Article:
I started dating a woman, not entirely sure I was attracted to her. She was wonderful and pretty and cuddly and sweet, but I did not know what would happen when it came to sex. At first I only enjoyed kissing her when she was on top of me. I didn’t get much out of being the active one, but if she acted on me–rush! There it was, and that’s what I liked! Then, slowly, I began to notice the other ways she touched me. Ways that did not give me a rush, but gave me a sigh, a murmur, a laugh. They made me smile. They made me feel happy.

    WHOA. I realized that the rush of my attraction to men had nothing to do with being happy. It was the rush of danger. An addictive rush. An intensity of emotion to quench my thirst in the otherwise emotional desert of my het relationships. But I’ll say it again: It had nothing to do with being happy.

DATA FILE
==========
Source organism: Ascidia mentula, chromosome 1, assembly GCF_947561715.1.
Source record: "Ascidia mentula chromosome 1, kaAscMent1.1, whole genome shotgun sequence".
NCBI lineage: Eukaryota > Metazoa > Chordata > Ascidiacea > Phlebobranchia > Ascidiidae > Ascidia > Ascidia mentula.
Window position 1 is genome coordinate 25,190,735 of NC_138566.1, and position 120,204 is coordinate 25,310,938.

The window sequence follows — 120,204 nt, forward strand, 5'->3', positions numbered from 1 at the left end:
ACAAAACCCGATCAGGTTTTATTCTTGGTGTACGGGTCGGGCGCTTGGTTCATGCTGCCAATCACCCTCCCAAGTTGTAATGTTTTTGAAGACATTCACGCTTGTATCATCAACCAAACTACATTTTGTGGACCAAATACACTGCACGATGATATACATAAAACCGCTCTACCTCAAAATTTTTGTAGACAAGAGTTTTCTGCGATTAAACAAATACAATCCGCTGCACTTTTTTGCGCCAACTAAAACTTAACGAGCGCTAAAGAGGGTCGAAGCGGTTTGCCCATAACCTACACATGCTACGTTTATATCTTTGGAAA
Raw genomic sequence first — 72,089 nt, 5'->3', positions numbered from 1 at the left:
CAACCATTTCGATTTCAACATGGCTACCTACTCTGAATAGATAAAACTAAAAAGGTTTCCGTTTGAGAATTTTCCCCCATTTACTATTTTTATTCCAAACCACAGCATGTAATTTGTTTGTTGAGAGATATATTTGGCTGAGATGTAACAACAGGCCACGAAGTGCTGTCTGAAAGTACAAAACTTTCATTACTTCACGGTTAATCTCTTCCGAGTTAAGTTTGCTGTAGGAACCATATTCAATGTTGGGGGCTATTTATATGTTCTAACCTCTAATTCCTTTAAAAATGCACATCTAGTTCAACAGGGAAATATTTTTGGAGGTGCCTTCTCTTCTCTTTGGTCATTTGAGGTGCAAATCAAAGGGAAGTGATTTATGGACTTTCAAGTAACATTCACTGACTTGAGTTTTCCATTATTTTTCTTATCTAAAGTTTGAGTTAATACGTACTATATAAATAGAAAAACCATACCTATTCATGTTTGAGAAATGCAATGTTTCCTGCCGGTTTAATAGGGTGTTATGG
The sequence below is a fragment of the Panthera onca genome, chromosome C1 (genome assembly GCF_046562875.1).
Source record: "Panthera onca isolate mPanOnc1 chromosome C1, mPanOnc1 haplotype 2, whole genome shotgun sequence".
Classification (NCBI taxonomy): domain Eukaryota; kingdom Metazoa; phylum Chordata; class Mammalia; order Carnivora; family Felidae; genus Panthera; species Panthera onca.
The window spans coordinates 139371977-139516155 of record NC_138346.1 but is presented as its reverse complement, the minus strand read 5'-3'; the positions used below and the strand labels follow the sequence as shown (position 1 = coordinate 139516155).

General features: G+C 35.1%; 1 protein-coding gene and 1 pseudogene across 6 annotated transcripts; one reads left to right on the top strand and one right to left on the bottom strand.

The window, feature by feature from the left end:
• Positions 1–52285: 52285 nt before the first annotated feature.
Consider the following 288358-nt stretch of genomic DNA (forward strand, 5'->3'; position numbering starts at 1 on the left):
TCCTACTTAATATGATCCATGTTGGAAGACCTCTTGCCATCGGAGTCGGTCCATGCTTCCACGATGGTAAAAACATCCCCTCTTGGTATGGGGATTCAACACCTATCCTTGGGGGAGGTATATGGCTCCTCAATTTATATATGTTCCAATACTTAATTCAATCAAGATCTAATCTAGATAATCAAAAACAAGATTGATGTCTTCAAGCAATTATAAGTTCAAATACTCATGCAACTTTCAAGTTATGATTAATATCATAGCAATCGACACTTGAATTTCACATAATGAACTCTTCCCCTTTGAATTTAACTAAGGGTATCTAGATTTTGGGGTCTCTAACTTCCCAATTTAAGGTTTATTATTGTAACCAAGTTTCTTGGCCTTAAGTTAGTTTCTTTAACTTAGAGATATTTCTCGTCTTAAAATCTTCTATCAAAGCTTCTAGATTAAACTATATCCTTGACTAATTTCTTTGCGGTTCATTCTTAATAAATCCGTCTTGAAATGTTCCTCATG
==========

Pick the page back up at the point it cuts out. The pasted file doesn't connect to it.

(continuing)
I think we have been taught that that feeling is love. How sick is that?

    I have had intense emotions with my girlfriend. Intense physicality. Fabulous sex where we both end up laughing uncontrollably for half an hour because we were so happy. I do not feel the danger rush with her. I have stopped defining attraction by that danger rush.

    I still struggle with it. I still crave it. I still hate it and want it and know that means I’m not whole yet.

    Your body still knows what happiness is. Listen hard. Learn to tell the difference between happiness and hope and desperation and pain. We’ve been told there’s a fine line between pain and pleasure, so we have accepted pain as pleasure. I think they are vastly different things, and when you start to be able to tell the difference, you can begin deprogramming.

    I think I get what you’re saying. This work is so important. *This work is SO important.* Let us find a way to get on with it, and perhaps that means leaving it nameless.

    This work is so important.

    Liked by 2 people

    • Thanks for this comment. This is very insightful and something I hadn’t considered consciously.


    • thank you. from one happy lesbian to another. thank you for your kindness. may your remaining days be happy and surrounded by loving women.❤